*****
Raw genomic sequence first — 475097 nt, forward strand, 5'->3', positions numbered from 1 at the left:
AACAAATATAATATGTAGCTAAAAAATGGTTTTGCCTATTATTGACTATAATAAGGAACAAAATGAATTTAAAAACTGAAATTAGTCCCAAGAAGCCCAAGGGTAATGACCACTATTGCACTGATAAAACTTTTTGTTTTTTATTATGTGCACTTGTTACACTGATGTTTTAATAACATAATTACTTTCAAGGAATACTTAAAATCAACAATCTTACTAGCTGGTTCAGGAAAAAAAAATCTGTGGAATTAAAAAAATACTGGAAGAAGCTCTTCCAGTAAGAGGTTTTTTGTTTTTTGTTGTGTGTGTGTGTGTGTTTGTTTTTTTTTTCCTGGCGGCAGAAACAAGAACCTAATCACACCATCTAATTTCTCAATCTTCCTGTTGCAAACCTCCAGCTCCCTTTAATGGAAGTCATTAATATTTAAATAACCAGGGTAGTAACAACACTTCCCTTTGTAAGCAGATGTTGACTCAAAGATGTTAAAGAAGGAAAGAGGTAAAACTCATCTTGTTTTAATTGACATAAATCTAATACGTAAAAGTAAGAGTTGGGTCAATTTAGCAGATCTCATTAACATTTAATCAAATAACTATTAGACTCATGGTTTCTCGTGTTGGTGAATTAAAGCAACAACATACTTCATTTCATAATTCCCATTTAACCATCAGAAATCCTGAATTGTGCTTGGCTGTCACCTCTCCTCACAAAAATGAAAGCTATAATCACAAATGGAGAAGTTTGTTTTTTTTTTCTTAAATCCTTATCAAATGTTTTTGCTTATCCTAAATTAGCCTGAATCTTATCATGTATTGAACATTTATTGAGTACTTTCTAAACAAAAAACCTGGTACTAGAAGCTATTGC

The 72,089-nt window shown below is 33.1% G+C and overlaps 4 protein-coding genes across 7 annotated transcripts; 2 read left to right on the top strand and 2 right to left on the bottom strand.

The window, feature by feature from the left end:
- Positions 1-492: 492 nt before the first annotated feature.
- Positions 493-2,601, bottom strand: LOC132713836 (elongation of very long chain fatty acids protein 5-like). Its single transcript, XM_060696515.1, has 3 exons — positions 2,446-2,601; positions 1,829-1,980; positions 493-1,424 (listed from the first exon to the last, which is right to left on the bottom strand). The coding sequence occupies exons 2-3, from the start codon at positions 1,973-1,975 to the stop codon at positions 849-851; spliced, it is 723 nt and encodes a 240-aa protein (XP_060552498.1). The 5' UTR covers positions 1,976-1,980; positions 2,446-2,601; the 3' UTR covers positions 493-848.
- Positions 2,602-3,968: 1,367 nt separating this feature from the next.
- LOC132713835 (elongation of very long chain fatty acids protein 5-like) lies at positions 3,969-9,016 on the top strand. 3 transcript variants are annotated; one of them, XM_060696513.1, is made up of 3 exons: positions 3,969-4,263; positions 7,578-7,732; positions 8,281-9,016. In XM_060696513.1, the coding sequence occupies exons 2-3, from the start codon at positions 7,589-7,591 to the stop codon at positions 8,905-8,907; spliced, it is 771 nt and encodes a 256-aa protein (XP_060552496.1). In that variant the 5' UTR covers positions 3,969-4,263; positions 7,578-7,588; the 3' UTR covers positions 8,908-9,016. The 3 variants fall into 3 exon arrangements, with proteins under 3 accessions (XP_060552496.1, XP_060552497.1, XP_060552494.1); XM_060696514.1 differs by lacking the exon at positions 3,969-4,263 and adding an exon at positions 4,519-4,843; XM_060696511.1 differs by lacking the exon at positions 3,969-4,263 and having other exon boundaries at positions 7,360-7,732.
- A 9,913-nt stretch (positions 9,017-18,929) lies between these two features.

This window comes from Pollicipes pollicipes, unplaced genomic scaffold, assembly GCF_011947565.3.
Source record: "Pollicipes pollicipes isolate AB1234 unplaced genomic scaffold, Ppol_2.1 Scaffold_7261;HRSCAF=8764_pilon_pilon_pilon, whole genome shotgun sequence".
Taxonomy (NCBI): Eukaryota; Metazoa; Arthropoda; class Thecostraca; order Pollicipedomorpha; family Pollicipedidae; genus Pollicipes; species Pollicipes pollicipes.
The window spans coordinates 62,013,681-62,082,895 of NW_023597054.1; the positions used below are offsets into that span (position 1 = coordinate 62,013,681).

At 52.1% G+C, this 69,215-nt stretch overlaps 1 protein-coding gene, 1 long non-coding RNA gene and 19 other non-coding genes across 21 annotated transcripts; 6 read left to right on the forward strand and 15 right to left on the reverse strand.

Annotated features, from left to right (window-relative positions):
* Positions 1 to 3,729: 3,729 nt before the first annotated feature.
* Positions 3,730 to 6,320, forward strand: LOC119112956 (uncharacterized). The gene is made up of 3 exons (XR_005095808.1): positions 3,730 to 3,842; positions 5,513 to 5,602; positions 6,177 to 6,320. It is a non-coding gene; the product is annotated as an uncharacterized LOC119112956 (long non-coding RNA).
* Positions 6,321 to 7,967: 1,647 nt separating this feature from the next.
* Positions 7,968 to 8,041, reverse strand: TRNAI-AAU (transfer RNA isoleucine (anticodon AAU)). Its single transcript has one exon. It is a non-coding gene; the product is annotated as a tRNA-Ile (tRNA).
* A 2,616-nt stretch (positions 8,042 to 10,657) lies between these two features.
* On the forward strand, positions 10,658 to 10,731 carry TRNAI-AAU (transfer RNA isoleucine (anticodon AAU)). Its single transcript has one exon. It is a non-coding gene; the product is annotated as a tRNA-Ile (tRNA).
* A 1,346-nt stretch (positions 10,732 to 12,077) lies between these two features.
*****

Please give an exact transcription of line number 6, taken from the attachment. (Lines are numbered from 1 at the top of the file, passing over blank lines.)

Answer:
- Positions 493-2,601, bottom strand: LOC132713836 (elongation of very long chain fatty acids protein 5-like). Its single transcript, XM_060696515.1, has 3 exons — positions 2,446-2,601; positions 1,829-1,980; positions 493-1,424 (listed from the first exon to the last, which is right to left on the bottom strand). The coding sequence occupies exons 2-3, from the start codon at positions 1,973-1,975 to the stop codon at positions 849-851; spliced, it is 723 nt and encodes a 240-aa protein (XP_060552498.1). The 5' UTR covers positions 1,976-1,980; positions 2,446-2,601; the 3' UTR covers positions 493-848.